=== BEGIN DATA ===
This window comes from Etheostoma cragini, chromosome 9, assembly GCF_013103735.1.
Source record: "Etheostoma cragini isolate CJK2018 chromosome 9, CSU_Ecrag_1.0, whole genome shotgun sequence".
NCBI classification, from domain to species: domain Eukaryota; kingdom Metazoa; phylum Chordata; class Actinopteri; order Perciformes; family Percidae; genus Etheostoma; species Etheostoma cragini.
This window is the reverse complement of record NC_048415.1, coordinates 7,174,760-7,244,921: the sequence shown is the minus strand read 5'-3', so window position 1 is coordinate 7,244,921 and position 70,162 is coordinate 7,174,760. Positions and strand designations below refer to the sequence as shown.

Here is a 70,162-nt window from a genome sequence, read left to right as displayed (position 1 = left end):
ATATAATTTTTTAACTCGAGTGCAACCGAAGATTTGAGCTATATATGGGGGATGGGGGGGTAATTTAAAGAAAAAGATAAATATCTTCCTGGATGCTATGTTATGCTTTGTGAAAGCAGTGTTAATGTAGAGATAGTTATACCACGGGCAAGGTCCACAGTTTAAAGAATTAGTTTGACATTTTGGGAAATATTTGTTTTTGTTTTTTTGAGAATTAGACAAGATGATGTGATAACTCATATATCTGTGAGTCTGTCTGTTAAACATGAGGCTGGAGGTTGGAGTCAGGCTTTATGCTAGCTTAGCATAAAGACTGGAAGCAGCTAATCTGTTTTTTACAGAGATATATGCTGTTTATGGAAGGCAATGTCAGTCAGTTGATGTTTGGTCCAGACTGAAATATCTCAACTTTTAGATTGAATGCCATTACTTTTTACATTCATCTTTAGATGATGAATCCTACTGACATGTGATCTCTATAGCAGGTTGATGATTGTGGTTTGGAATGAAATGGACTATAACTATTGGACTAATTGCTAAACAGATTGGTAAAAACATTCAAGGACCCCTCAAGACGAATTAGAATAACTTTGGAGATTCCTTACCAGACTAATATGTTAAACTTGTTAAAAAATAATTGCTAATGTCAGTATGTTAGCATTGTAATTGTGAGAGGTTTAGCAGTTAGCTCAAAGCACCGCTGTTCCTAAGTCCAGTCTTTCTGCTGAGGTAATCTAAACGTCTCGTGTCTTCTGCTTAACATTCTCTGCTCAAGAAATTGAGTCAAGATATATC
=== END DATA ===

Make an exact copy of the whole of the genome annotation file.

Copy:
This window comes from Etheostoma cragini, chromosome 9, assembly GCF_013103735.1.
Source record: "Etheostoma cragini isolate CJK2018 chromosome 9, CSU_Ecrag_1.0, whole genome shotgun sequence".
NCBI classification, from domain to species: domain Eukaryota; kingdom Metazoa; phylum Chordata; class Actinopteri; order Perciformes; family Percidae; genus Etheostoma; species Etheostoma cragini.
This window is the reverse complement of record NC_048415.1, coordinates 7,174,760-7,244,921: the sequence shown is the minus strand read 5'-3', so window position 1 is coordinate 7,244,921 and position 70,162 is coordinate 7,174,760. Positions and strand designations below refer to the sequence as shown.

Here is a 70,162-nt window from a genome sequence, read left to right as displayed (position 1 = left end):
ATATAATTTTTTAACTCGAGTGCAACCGAAGATTTGAGCTATATATGGGGGATGGGGGGGTAATTTAAAGAAAAAGATAAATATCTTCCTGGATGCTATGTTATGCTTTGTGAAAGCAGTGTTAATGTAGAGATAGTTATACCACGGGCAAGGTCCACAGTTTAAAGAATTAGTTTGACATTTTGGGAAATATTTGTTTTTGTTTTTTTGAGAATTAGACAAGATGATGTGATAACTCATATATCTGTGAGTCTGTCTGTTAAACATGAGGCTGGAGGTTGGAGTCAGGCTTTATGCTAGCTTAGCATAAAGACTGGAAGCAGCTAATCTGTTTTTTACAGAGATATATGCTGTTTATGGAAGGCAATGTCAGTCAGTTGATGTTTGGTCCAGACTGAAATATCTCAACTTTTAGATTGAATGCCATTACTTTTTACATTCATCTTTAGATGATGAATCCTACTGACATGTGATCTCTATAGCAGGTTGATGATTGTGGTTTGGAATGAAATGGACTATAACTATTGGACTAATTGCTAAACAGATTGGTAAAAACATTCAAGGACCCCTCAAGACGAATTAGAATAACTTTGGAGATTCCTTACCAGACTAATATGTTAAACTTGTTAAAAAATAATTGCTAATGTCAGTATGTTAGCATTGTAATTGTGAGAGGTTTAGCAGTTAGCTCAAAGCACCGCTGTTCCTAAGTCCAGTCTTTCTGCTGAGGTAATCTAAACGTCTCGTGTCTTCTGCTTAACATTCTCTGCTCAAGAAATTGAGTCAAGATATATC